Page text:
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We can all agree that one of the toughest parts about being a parent is not knowing the cause of your baby's discomfort or how to soothe them. To help you tackle this problem, we’re going to cover the signs formula isn't agreeing with your baby.
We'll also take a closer look at your baby's formula and why it might be making your little one fussy. Keep reading to find out how formula intolerance is diagnosed and treated and what steps you can take if your baby has a cow's milk allergy!
It can be difficult to discern symptoms of a baby not tolerating formula. Inevitably, your baby will engage in crying, burping, and signs of fussiness that are part of the common array of baby behaviors. This can leave parents questioning the cause of these displays of discomfort.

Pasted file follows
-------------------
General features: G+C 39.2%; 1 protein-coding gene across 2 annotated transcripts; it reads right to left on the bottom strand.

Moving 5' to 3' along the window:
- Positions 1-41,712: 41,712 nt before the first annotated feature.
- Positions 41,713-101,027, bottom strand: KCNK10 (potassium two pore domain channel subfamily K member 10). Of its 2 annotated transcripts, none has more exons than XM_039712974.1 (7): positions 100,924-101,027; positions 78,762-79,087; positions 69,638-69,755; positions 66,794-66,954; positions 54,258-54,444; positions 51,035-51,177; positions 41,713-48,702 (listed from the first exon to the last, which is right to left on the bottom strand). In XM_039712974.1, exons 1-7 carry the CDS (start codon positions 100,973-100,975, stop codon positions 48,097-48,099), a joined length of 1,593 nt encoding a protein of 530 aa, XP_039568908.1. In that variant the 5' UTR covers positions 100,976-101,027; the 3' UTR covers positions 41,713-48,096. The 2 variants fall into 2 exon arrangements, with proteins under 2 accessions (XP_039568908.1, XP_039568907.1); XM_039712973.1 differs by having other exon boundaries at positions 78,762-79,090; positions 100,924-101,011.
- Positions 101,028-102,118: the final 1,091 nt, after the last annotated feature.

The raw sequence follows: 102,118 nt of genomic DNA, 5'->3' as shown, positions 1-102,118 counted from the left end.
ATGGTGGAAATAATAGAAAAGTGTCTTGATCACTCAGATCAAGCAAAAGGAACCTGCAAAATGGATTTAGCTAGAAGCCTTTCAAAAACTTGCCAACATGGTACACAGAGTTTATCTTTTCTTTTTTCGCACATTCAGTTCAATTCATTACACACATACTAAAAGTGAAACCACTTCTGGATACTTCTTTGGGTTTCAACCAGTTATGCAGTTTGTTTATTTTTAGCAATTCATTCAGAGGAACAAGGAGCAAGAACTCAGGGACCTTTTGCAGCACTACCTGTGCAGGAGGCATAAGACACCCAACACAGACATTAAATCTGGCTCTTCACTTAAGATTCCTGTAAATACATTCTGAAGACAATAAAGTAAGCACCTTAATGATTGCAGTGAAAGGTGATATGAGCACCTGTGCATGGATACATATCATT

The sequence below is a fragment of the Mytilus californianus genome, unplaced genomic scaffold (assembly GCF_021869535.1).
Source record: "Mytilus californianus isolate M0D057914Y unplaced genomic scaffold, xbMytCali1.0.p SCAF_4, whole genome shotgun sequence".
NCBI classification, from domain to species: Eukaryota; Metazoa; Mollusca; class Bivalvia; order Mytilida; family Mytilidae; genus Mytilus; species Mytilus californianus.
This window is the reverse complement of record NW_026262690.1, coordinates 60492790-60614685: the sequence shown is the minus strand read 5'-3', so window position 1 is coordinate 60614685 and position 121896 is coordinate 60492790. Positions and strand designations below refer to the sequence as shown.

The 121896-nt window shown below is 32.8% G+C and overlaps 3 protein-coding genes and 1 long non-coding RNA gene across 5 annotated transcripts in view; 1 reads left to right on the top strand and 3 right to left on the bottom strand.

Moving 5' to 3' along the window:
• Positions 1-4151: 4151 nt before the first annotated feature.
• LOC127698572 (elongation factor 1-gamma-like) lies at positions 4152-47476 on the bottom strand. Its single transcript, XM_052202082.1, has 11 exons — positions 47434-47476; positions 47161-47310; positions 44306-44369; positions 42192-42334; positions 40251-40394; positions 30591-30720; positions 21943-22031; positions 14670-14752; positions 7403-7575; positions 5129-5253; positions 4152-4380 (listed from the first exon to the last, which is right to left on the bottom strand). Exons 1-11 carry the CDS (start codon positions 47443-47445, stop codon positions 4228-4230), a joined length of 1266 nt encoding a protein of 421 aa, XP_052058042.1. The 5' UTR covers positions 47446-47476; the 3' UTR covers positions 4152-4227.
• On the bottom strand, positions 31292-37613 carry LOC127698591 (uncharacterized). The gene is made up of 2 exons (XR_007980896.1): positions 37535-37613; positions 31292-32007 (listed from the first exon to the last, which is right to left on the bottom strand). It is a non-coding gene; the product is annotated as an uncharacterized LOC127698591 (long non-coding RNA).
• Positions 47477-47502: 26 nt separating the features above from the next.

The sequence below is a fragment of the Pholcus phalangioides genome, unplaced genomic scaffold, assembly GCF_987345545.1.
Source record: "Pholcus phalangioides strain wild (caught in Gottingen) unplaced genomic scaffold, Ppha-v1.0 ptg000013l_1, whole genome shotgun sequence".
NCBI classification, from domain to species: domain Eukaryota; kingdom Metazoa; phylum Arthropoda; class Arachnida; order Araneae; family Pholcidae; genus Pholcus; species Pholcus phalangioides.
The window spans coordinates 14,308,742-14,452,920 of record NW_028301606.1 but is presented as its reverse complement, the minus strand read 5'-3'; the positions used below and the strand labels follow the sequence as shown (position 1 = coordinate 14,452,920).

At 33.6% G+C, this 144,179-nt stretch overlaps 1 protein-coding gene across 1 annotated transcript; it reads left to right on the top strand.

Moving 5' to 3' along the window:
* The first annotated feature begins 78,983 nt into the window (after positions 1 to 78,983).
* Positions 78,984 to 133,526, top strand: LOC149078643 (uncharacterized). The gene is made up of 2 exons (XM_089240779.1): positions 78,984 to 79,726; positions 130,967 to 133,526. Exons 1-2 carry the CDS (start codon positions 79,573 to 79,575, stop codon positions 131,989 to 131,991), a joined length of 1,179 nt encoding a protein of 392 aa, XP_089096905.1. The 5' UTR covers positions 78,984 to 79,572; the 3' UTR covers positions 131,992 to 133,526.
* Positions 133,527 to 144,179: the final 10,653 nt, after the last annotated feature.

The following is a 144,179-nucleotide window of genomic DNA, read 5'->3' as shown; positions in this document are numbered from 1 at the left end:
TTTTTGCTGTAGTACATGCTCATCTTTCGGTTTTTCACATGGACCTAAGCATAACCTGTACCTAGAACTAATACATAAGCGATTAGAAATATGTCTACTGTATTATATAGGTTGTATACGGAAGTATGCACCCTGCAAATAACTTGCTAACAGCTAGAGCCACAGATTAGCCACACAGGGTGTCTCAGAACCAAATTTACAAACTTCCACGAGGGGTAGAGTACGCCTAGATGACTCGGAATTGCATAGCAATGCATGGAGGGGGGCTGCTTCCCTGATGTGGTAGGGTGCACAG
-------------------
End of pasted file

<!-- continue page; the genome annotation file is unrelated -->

Keep an eye out for the symptoms described below that may point to your baby's formula as the root of their discomfort.
Symptoms of Formula Intolerance
Frequent crying and fussiness following feedings
Noticeable weight loss or poor weight gain
Extra reflux symptoms like excessive spit-up accompanied by trouble gaining weight
In the case, your baby presents these symptoms, before considering switching formulas it's important to talk to your pediatrician.
Tips for Handling Your Baby’s Intolerance to Formula
Keeping a feeding log that you can share with medical practitioners can be very helpful in determining whether your baby has food allergies. This will help them to determine if there is a need to switch formulas due to symptoms of lactose intolerance, for instance.
You should record the time of your feedings and the onset of your baby’s symptoms along with how long they last. The more details you can provide, the more helpful it will be!